[d@DCC] Creativity and cultural policy (Was: Re: [CPI-UA] Cross
russell at flora.ca
Tue Apr 6 08:43:59 EDT 2004
On Mon, 5 Apr 2004, Neil Leyton wrote:
> I would have to second this comment by Wallace. I don't see downloading
> as a copyright infringement, and I don't think it becomes a crime just
> because there is legislation against it. Call me an anarchist : )
I would have thought the marketing side of it for you would be similar
to me. If all music was legally shared, not just those like you who have
used a Creative Commons license, that means that a marketing advantage you
have is wiped away.
I believe that audiences who enjoy P2P should become part of the street
teams and marketing force of labels like Fading Ways Music instead of
"sharing" the latest mainstream promoted "pop".
> Again, I second Wallace's take on this. It's not so much that we're
> allowing it to become socially acceptable; it's that the limits of what
> is now socially acceptable have been so pushed up against the wall that
> it's been cut to the ridiculous.
I worry that things will swing too far the other direction as a result
of the lobbying of non-creators. I worry that as a response to the
nonsense of non-creator copyright holders (big labels, employers, heirs)
that it will be creators and creativity that will lose out yet again.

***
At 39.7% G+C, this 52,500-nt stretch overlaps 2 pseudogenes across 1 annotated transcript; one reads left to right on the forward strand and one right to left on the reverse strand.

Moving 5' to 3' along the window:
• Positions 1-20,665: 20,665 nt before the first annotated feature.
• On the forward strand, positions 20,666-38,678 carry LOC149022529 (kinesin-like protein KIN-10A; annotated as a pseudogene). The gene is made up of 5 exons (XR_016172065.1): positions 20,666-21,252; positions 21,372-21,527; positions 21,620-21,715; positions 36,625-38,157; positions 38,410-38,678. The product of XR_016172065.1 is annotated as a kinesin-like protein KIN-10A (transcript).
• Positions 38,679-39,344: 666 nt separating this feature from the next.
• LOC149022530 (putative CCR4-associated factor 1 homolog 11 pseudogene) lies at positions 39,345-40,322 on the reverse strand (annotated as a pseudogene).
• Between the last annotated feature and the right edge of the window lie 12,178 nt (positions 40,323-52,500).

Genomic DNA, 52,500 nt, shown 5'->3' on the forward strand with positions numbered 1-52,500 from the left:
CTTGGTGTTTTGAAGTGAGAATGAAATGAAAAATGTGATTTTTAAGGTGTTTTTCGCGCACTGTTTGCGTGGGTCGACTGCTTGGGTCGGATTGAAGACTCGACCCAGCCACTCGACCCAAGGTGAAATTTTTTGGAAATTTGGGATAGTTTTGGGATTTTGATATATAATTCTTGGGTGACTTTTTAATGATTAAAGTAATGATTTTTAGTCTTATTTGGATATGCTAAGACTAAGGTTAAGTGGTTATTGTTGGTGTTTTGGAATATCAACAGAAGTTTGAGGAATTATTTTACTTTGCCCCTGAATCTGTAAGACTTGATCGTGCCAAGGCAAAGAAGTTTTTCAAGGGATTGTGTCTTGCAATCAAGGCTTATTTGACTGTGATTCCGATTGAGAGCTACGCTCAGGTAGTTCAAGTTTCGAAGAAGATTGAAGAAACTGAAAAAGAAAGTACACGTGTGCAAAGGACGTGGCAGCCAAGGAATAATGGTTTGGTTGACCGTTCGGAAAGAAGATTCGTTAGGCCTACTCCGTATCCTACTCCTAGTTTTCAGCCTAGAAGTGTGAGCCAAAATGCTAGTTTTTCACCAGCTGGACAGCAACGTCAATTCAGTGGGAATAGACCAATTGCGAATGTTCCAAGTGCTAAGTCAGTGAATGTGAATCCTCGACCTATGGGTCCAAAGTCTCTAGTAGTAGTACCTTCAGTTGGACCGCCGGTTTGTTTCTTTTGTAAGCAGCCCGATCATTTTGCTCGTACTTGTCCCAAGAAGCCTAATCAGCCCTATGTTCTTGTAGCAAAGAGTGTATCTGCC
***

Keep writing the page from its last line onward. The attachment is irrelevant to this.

I understand the frustration that people have with the socially
unacceptable demands of non-creator copyright holders and other
intermediaries, but believe we need to remember and protect creators and
creativity from this as well as from the resulting backlash.
> Socially we can't even talk openly about politics in north american
> anymore.... it's not socially acceptable. Even for life-long friends...
> (personal sad story there, won't bore you with it).
What rights you don't exercise you lose. I believe that there is a
general apathy in North America and it is not powerful external forces
that cause the problem you express, but our fellow "citizens" (who feel
fine being called "consumers").
This forum and a whole host of other ones I host or otherwise
participate in are an example of exercising our rights to political free
speech. We are holding the government to account, and I hope we can even
get more people to think of the Sheila Copps/Heritage Canada Private
Copying scandal as the next one to focus on now that the sponsorship
scandal is old news.
Russell McOrmond, Internet Consultant: <http://www.flora.ca/>
"Make it legal: don't litigate, use creative licensing" campaign.
A modern answer to P2P: http://www.flora.ca/makelegal200403.shtml
Canadian File-sharing Legal Information Network http://www.canfli.org/
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links to other related sites please see http://www.digital-copyright.ca
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